"Phantom" Sequel Opens in London

The Phantom, played by Ramin Karimloo, right, performs a scene with Christine, played by Sierra Boggess, from the sequel to The Phantom of the Opera, "Love Never Dies" at the Adelphi Theatre in central London, Wednesday, March 3, 2010. (AP Photo/Joel Ryan) AP Photo/Joel Ryan

Will the magic of the Phantom strike twice for Andrew Lloyd Webber?

The theater world was eagerly awaiting Tuesday's premiere in London of "Love Never Dies," the sequel to Lloyd Webber's global hit "Phantom of the Opera."

"Phantom" is a tale of gothic romance set in the Paris Opera that has been seen by 100 million people around the world since its 1986 premiere. It is still playing in London and New York, where it is the longest running show in Broadway history.

'Phantom' Unmasks Record

"Love Never Dies" picks up the story 10 years on, with disfigured genius the Phantom relocated to the bright lights of New York's Coney Island and still besotted with beautiful soprano Christine Daae.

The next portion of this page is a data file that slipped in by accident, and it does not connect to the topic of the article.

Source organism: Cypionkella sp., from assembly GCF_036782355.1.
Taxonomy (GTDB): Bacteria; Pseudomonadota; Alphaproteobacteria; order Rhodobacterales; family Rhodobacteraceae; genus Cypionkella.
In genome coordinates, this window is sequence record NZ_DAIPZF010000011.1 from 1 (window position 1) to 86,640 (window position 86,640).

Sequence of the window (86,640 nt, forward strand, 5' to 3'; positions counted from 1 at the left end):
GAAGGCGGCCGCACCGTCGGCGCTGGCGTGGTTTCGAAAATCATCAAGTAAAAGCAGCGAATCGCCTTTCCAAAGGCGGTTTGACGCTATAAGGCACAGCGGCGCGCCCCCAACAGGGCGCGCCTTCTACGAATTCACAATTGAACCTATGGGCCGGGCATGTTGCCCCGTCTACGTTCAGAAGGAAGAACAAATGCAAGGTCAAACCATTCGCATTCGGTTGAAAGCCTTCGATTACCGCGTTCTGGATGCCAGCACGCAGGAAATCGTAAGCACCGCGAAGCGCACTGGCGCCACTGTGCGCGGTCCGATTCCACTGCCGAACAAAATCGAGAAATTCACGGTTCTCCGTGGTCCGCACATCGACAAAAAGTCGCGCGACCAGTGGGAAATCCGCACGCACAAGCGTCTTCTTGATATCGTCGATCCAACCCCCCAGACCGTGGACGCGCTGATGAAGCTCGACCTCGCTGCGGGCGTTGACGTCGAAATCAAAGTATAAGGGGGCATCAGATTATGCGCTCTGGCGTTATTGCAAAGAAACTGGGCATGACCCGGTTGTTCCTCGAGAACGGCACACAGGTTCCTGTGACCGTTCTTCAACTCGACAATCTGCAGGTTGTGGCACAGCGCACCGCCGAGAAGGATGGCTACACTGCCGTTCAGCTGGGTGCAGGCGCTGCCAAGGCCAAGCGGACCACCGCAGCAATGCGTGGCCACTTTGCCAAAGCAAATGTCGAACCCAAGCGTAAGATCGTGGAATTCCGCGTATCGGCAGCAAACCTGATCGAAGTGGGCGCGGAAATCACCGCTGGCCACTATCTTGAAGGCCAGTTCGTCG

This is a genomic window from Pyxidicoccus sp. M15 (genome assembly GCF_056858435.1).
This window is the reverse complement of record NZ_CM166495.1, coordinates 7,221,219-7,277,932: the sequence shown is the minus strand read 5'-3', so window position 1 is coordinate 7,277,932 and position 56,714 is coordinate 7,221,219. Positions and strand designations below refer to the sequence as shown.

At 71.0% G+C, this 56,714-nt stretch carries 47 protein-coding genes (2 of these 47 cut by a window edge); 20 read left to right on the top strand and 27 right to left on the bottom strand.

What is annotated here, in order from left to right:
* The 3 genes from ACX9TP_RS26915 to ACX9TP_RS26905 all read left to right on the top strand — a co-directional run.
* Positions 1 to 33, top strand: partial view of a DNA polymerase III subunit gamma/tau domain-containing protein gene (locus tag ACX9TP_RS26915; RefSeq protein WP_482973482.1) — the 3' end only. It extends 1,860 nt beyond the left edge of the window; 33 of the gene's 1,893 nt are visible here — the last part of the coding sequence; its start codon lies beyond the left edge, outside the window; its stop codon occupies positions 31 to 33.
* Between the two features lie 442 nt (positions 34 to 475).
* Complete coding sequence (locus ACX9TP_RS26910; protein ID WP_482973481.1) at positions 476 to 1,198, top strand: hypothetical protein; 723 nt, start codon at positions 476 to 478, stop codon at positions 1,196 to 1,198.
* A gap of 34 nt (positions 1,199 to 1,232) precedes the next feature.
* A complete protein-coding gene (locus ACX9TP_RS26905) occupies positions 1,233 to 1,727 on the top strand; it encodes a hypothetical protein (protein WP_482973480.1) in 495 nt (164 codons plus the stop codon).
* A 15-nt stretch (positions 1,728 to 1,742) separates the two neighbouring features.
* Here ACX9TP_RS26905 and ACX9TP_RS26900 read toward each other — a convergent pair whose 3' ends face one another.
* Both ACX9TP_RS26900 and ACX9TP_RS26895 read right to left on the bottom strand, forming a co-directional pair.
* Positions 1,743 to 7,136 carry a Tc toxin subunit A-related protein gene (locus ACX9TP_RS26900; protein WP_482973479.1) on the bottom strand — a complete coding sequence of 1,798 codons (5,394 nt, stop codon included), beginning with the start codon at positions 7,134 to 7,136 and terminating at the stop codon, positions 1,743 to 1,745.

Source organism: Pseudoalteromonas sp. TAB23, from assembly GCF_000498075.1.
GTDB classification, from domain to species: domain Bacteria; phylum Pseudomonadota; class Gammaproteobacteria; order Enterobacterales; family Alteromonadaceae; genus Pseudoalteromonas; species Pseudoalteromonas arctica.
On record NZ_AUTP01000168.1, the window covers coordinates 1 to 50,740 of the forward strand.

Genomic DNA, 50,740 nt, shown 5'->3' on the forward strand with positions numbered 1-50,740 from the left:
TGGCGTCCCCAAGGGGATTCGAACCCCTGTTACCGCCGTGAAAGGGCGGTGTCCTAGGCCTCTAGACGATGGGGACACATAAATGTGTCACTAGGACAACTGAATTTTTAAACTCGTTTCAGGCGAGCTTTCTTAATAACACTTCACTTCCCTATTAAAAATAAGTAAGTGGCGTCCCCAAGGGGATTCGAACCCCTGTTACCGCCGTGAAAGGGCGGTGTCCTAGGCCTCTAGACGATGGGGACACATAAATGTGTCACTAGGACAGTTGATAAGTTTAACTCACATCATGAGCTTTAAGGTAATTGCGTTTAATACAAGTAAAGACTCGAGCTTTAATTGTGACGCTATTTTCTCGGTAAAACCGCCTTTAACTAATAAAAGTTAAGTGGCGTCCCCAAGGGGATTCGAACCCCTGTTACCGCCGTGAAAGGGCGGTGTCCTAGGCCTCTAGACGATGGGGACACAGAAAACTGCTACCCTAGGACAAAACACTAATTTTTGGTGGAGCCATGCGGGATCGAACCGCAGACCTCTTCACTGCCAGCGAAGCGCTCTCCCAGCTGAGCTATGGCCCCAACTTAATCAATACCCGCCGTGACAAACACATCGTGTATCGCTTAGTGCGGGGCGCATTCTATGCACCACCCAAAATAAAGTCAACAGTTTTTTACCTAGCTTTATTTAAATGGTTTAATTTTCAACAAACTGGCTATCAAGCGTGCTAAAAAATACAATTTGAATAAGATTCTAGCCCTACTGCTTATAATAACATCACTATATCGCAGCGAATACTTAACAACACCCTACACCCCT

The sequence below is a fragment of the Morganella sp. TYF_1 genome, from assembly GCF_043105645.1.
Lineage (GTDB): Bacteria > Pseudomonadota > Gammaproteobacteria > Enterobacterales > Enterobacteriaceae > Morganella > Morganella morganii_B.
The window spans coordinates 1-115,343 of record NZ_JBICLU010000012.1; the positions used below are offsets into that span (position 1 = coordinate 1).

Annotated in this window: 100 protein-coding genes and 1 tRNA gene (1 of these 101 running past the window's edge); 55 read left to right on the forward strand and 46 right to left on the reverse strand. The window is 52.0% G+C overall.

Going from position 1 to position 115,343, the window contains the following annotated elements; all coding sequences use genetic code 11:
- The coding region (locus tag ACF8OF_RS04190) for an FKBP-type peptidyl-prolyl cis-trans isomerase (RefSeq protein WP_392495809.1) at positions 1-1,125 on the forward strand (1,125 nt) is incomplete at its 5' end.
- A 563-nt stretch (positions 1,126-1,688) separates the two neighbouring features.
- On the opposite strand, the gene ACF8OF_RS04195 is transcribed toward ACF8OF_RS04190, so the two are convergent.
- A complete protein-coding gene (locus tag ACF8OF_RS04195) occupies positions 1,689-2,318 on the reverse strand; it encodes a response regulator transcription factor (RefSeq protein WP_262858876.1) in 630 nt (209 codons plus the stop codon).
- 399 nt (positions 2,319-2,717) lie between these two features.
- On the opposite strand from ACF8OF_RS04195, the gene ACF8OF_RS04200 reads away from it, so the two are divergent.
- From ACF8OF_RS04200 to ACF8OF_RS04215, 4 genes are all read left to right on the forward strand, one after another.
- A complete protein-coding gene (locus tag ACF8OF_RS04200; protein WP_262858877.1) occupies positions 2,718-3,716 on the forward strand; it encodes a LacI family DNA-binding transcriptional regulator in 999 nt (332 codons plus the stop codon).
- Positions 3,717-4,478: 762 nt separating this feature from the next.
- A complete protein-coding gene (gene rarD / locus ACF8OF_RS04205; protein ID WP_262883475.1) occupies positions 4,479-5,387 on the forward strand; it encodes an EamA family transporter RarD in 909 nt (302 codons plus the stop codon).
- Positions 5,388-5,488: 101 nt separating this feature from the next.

Many "Phantom" fans have trashed the show in Internet reviews based on preview performances.

Some say the score has nothing to rival the earlier show's catchy, romantic ballads such as "The Music of the Night" and "All I Ask of You," and the set design has come in for criticism.

Widely read theater bloggers the West End Whingers dubbed the show "Paint Never Dries."

The professional critics will give their verdicts after Tuesday's opening night at London's Adelphi Theatre.

"Love Never Dies" has been in the works for years and carries high expectations.

Composer Lloyd Webber has been developing the show since 1997, working for a while with thriller writer Frederick Forsyth, then with comedian and novelist Ben Elton. The final product has lyrics by Glenn Slater, whose work includes "The Little Mermaid" and "Sister Act."

Director Jack O'Brien has acknowledged the stakes are high, saying he warned the cast that "no one's going to thank us for doing this."

He said Lloyd Webber - who has been recovering from prostate cancer while preparing for the London run - was brave to revisit his biggest success.

"This is kind of his 'Tempest,"' O'Brien said during rehearsals. "He's revisiting aspects of his youth, of his own journey. That's very touching to me. He's got a lot of money and a lot of prestige ... He doesn't have to, but he is compelled to."

"Love Never Dies" is scheduled to open on Broadway in November, and in Australia next year.
By Jill Lawless
  • CBSNews

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